12/21/2015

Originally published on the UC Davis Egghead Blog by Kat Kerlin.

It’s hard to manage what you don’t measure.

UC Davis is playing a major role in solving California’s biggest water woes by joining forces across the UC system. The UC Water Security and Sustainability Research Initiative aims to account for all of California’s water, better understand how and where it flows, and help demonstrate how water can be managed differently to allow for greater water security.

To better...
12/12/2015

The American Geophysical Union is one of the largest scientific meetings and is convening in San Francisco, CA, December 14-18. UC Water will be sharing scientific findings every day. Follow along with @ucwater and #AGU15.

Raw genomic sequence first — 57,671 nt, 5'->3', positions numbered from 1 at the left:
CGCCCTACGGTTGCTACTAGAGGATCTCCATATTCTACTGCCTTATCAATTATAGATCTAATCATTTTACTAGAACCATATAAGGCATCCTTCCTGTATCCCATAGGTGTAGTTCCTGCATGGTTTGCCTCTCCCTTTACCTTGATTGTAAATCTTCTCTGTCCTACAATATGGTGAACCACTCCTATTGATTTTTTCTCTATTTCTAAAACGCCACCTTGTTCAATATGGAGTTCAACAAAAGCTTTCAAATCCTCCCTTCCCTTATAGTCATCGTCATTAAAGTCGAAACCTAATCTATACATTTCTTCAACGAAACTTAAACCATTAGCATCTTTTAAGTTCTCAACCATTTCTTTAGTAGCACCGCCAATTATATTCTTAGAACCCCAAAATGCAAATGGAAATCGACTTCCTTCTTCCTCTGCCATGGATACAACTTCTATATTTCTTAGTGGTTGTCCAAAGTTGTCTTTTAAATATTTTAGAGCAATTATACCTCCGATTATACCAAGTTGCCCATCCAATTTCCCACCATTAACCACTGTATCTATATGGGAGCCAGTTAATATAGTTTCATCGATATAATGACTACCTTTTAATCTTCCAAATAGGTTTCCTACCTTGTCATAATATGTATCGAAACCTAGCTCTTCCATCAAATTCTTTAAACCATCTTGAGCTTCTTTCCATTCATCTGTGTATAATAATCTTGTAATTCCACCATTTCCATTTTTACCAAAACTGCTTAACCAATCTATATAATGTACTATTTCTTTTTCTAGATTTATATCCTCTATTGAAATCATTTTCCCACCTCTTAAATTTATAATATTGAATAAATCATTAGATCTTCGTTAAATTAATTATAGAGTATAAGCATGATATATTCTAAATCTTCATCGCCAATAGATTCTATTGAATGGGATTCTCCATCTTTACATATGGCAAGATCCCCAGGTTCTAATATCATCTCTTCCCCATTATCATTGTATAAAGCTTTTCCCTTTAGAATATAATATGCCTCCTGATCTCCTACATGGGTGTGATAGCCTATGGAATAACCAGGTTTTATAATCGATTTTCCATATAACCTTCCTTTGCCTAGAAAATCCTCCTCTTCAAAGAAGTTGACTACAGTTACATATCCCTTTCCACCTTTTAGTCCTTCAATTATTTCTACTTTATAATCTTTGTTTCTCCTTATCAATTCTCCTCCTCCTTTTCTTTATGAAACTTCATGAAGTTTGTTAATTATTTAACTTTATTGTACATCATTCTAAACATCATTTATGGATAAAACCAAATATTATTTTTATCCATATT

View all UC Water @ AGU 2015 presentations and posters:

bookletsingle-page   

UC Water posters will be shared on this site in January 2016. 

12/3/2015

 

Originally published by Environmental Monitor: Application and technology news for environmental professionals, this article features the work of UC Water collaborators Steven Glaser, Martha Conklin, Roger Bales and colleagues who established wireless technology to improve reservoir management. 

The Feather River in California is a main tributary of the Sacramento River. Fed by Lake Oroville to its north, the river runs for about 71 miles and is a large part of California’s...

12/2/2015